Last autumn the Government published their industrial strategy. I’ve had this hefty book sat on the desk of my constituency office since then and every time I look through it there is a clear absence. 254 pages and it doesn’t talk about retail.


The retail sector is the largest private employment sector in the country, employing 4.6million people. Approximately 15.2% of all workers.

From high streets to shopping centres, this is a sector with roots in every town and city across the country. The successes and failures of the industry can radically alter community life. Retail is also a key part of our economy, contributing £94.6bn a year, and yet the Government seemingly have no plans to safeguard this for the future.

The detail in the Government’s Industrial Strategy and the funding they have made available through the Industrial Strategy Challenge Fund largely focuses in a handful of elite sectors such as robotics, AI, battery technology and quantum technologies. It’s right that we have a plan for these sectors, but it does nothing to help the millions of workers at the heart of our towns and cities.

The retail sector employs 3,500 people in my constituency, providing 11% of all jobs in Bolton North East.

Toys R Us, Maplin, House of Fraser, New look, Marks and Spencer, Poundworld -; week after week my constituents are seeing headlines of more job cuts, store closures and administrations and are wondering if their employer will be next.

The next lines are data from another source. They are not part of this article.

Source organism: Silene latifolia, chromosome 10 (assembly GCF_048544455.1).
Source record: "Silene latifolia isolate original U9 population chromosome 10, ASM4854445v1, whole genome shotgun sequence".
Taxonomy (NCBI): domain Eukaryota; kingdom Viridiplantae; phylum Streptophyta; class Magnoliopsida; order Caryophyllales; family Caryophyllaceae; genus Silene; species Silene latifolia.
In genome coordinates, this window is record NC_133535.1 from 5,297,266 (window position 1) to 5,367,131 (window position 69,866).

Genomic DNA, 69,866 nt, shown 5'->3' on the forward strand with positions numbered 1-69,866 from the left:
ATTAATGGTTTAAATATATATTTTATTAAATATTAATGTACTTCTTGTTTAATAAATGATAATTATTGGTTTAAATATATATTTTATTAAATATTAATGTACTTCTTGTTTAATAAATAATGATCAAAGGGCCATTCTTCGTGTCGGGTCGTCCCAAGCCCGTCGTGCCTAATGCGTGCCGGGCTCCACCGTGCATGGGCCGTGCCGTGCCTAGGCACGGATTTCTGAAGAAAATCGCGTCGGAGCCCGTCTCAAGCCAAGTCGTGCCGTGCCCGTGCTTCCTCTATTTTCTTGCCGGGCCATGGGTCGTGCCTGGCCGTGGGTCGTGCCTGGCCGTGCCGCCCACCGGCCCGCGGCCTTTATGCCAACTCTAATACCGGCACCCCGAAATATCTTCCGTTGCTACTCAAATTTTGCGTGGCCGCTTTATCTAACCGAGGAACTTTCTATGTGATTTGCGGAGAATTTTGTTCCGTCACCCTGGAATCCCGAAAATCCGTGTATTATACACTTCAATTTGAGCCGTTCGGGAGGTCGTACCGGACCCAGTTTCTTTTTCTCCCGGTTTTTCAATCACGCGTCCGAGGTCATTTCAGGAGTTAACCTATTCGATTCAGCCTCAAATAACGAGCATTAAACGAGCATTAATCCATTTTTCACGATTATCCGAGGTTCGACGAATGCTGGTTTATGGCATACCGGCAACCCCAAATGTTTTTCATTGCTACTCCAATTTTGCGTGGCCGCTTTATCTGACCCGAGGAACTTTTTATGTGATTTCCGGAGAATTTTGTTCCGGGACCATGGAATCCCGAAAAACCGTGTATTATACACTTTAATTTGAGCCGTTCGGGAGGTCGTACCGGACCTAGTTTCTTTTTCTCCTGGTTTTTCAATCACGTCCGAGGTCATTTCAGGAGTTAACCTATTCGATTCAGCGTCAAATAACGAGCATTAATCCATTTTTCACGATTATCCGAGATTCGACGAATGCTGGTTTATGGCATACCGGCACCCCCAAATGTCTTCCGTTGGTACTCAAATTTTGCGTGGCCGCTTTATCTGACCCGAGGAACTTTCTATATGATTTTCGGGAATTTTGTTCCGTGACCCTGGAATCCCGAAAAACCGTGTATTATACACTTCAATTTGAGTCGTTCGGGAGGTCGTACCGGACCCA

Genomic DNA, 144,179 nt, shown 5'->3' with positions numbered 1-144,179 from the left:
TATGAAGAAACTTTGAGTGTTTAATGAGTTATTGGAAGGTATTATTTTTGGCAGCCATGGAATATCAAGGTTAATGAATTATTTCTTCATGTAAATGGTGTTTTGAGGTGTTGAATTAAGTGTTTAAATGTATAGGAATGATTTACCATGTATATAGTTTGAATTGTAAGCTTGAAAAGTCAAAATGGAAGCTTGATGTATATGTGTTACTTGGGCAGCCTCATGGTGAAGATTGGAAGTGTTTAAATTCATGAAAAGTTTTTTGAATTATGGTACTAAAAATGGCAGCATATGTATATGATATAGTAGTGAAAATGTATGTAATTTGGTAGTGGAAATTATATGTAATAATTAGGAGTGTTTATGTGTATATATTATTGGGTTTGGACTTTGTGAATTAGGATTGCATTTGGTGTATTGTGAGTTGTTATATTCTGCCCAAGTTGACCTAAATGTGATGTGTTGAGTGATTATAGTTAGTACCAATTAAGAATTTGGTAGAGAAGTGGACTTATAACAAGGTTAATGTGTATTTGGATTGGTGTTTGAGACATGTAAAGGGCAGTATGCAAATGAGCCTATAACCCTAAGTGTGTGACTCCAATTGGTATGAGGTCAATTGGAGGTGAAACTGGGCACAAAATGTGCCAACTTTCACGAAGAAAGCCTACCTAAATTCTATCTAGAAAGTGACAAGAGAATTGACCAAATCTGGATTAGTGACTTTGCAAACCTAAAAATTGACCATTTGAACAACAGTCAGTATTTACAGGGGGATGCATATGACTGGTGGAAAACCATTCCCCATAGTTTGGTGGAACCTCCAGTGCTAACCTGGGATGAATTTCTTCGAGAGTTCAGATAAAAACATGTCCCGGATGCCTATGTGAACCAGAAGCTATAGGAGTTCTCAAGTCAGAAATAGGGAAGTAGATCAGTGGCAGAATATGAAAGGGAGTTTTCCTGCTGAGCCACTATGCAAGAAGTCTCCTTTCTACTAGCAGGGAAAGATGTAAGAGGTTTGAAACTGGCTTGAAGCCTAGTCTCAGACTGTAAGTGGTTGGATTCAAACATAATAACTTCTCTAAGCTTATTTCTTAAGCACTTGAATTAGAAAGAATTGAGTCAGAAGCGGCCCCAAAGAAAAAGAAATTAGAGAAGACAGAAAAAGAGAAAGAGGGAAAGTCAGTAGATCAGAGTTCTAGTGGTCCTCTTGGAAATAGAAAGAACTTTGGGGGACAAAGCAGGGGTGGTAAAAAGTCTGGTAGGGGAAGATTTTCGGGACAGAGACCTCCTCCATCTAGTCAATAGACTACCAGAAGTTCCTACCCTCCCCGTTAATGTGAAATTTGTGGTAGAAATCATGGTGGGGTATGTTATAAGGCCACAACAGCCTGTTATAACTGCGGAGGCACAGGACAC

Our town centres are changing; shopping habits are evolving; automation is changing work places.

All of this shows that we need a long term plan to guide the sector, protect jobs and secure high standards. Too often productivity is being driven by short-term ideas that ultimately hurt workers and customers -; casualisation, wage squeezes, staff reductions, dilution of expertise and quality of service.

Last Wednesday Labour held a debate in Parliament on this issue and called on the Government to make retail a priority in industrial planning.

Labour will support retail by investing in skills, radically reforming the business rates system, creating a retail sector council and introduce a real living wage of £10 an hour by 2020 to boost the take-home pay of millions of retail workers. We will also work with unions and management to ensure that jobs are safeguarded.


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